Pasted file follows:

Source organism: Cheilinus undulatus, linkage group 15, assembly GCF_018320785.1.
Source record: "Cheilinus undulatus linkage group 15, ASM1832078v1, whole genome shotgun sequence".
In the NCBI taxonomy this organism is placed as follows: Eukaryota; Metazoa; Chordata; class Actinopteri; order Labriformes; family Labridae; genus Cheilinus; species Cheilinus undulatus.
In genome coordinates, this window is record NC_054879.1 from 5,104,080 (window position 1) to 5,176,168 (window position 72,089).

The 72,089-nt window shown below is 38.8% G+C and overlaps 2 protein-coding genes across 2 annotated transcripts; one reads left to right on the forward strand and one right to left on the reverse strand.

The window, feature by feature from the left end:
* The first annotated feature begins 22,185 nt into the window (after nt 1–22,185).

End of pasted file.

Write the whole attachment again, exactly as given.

Source organism: Cheilinus undulatus, linkage group 15, assembly GCF_018320785.1.
Source record: "Cheilinus undulatus linkage group 15, ASM1832078v1, whole genome shotgun sequence".
In the NCBI taxonomy this organism is placed as follows: Eukaryota; Metazoa; Chordata; class Actinopteri; order Labriformes; family Labridae; genus Cheilinus; species Cheilinus undulatus.
In genome coordinates, this window is record NC_054879.1 from 5,104,080 (window position 1) to 5,176,168 (window position 72,089).

The 72,089-nt window shown below is 38.8% G+C and overlaps 2 protein-coding genes across 2 annotated transcripts; one reads left to right on the forward strand and one right to left on the reverse strand.

The window, feature by feature from the left end:
* The first annotated feature begins 22,185 nt into the window (after nt 1–22,185).